Homeland Security 101
The tedious task of signing up for classes could become more exciting for students as they return to college campuses this month to find a growing number of homeland security and terrorism course offerings.
In an effort to attract federal funding, draw new students and prepare graduates for careers in the expanding field of homeland security, universities are augmenting existing courses and launching entire programs around security, defense and terror issues.
Most university course books now include at least a few related classes. For example, students at the University of Richmond can enroll in Rhetorics of Terror/ism, Homeland (In)Security, and the State, which examines the root causes of terrorism and current United States security concerns. Rice University offers Jihad and the End of the World, a religion class that explores the concept of holy war in the Islamic world.
Students taking the Urban Security course, at Cooper Union for the Advancement of Science and Art, analyze blast loads and explosion mitigation in order to learn how to design buildings that can withstand acts of terrorism.
Departments like Syracuse University’s Institute for National Security and Counterterrorism, Ohio State University’s International and Homeland Security program and Denver University’s Homeland Security Certificate program are also popping up in an attempt to coordinate security education across the country.
“It’s not unusual for educators to provide content-specific courses as different issues arise,” said Mel Bernstein, director of the Department of Homeland Security’s University Programs Office. “We’re trying to get an assessment of these. Many are going to be very valuable, but they need to prove they can meet our needs.”
According to Todd Stewart, a retired major general and director of Ohio State’s program, there is no consensus on what constitutes a homeland security course, let alone a coherent program.
“Programs in this area come in all shapes and colors,” he said. “Some are just doing research; others are offering a curriculum and certificate. Some have taken an existing course and simply changed the title for marketing purposes.”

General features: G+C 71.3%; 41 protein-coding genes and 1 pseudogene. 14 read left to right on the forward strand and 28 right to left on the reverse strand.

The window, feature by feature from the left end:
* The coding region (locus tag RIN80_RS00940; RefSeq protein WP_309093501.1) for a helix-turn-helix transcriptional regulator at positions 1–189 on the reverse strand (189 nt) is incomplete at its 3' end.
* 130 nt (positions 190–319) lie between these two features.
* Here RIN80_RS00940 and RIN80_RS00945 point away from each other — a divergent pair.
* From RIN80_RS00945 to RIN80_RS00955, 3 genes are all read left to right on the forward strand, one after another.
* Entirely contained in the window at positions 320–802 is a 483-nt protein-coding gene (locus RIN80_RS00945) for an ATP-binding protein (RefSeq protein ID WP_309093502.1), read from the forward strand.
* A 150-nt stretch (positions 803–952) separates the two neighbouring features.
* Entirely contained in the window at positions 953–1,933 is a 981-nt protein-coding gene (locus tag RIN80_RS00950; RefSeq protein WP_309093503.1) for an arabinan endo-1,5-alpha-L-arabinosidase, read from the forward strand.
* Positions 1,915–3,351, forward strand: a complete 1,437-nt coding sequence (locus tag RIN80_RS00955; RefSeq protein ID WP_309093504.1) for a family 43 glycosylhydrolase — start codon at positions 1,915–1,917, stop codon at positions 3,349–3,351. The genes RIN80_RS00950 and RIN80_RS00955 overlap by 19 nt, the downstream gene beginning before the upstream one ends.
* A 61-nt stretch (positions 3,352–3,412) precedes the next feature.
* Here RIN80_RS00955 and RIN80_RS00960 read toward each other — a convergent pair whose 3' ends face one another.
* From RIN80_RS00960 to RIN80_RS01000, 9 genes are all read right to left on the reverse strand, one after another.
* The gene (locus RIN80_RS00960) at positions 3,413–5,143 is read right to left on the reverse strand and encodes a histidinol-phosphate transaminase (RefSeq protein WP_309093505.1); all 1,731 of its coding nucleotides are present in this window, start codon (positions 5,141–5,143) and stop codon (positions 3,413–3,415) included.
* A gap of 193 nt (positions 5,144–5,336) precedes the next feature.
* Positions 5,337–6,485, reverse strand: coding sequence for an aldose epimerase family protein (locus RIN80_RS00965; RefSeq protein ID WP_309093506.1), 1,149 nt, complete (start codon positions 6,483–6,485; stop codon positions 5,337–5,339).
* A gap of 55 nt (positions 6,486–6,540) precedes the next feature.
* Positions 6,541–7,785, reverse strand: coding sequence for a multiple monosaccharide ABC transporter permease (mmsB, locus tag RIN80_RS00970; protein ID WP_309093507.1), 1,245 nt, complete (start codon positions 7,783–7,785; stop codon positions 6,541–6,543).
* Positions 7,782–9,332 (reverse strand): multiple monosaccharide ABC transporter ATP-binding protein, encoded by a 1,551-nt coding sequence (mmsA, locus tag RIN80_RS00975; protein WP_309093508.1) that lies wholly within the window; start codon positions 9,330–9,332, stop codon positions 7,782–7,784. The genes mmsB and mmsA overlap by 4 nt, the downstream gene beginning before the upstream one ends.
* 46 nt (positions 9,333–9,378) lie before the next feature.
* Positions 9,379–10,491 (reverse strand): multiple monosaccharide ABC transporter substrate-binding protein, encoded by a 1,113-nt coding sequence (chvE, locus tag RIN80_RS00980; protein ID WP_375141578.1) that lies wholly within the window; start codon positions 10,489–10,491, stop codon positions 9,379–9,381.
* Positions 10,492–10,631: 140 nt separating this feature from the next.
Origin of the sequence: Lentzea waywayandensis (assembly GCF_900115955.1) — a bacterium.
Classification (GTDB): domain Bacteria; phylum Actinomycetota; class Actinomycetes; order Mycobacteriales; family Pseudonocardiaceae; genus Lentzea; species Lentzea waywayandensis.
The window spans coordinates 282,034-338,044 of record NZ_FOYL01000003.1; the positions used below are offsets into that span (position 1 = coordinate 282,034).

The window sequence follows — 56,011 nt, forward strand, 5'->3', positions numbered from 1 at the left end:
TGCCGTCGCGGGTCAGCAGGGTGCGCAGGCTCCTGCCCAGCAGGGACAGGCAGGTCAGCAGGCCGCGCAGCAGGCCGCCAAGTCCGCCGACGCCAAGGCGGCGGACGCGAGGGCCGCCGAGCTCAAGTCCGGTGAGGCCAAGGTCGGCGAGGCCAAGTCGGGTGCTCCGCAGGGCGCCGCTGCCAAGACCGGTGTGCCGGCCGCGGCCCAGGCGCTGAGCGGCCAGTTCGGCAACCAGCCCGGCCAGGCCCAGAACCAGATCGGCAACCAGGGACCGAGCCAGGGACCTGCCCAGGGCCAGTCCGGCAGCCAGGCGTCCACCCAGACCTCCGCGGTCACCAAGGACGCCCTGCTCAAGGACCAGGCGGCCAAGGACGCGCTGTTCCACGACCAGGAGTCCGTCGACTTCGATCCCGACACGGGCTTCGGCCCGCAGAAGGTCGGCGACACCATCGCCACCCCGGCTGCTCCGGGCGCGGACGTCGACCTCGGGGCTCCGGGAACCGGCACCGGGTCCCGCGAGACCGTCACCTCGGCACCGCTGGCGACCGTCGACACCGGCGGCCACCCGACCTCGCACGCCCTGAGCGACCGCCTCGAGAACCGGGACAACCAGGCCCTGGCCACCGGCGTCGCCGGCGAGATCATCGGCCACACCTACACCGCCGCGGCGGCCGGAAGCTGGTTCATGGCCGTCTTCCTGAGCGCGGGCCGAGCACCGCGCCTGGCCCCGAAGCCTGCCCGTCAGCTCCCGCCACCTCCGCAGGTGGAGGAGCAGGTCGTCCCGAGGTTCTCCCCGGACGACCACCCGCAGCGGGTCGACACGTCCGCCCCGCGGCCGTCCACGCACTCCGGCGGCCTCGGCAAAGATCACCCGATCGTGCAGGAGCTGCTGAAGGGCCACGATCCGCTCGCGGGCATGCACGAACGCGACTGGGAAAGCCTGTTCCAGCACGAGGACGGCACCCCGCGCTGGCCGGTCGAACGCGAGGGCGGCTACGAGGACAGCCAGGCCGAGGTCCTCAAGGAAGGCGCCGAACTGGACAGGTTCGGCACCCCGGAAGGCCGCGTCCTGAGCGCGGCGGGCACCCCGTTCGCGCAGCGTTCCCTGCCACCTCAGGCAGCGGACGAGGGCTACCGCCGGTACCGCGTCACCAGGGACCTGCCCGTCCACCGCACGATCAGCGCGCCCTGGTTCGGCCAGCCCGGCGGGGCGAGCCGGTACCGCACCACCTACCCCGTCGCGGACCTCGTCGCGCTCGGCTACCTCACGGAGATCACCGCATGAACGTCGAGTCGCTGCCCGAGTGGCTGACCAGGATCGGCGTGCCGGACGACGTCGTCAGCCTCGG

Stewart expects programs will remain fairly wide-ranging until there’s a better agreement on what someone working in homeland security is expected to know upon graduation.
“Before there’s recognition (of homeland security) as an academic undertaking, there needs to be acceptance and understanding of it as a profession,” he said. “That hasn’t happened yet.”
In an attempt to gain some consensus, in March 2003 Stewart founded the National Academic Consortium for Homeland Security. Today, about 150 universities are part of the consortium, sharing information with one another and the government in developing course work and research goals.
For its part, the DHS encourages students and universities to take an interest in homeland security courses, and offers funding to some individuals and programs. The agency has already named the University of Southern California, Texas A&M and the University of Minnesota Homeland Security Centers of Excellence, awarding the schools and their respective partners $45 million over the next three years. USC will focus on risk analysis and economic impact of terrorist threats and events, while Texas A&M and Minnesota will study agriculture and food defenses.
According to Bernstein, more such centers are on the way. The DHS recently put out a call for proposals for universities to focus on the social aspects of terrorism and counterterrorism, and to explore the roots of terror and how the United States responds to terrorist acts.
The DHS currently offers about 300 scholarships and fellowships to undergraduates and graduate students. The agency also provides summer internships in DHS-related organizations across the country and awards stipends during the school year.
Potential job opportunities abound, as the DHS alone employs an estimated 180,000 people across the 22 federal agencies that were combined to create the department. Add in state and private-sector positions, and demand for graduates well-versed in dealing with violence, fear, bombs, religion and government will become more acute.
“It’s definitely an emerging discipline,” said Dan McBride, a former federal agent and senior faculty for Kaplan College’s Terrorism and National Security Management Certificate program. “These lay the groundwork for the future. What you’ll start seeing are undergraduate degrees and Ph.D.s in various fields with expertise in homeland security.”
In the meantime, students can sign up for classes like Terrorism Issues at Clemson University, which covers a myriad of national security concerns, including arms control, terrorism, counterintelligence and weapons of mass destruction. Or Missouri University’s Science & Technology and Terrorism & Counterterrorism, combining engineering and political science to learn about the types of technologies used by and available to terrorists. Or, Why do “They” Hate Us? from St. Lawrence University, a historical and political examination of 9/11.
Autor: Michael Myser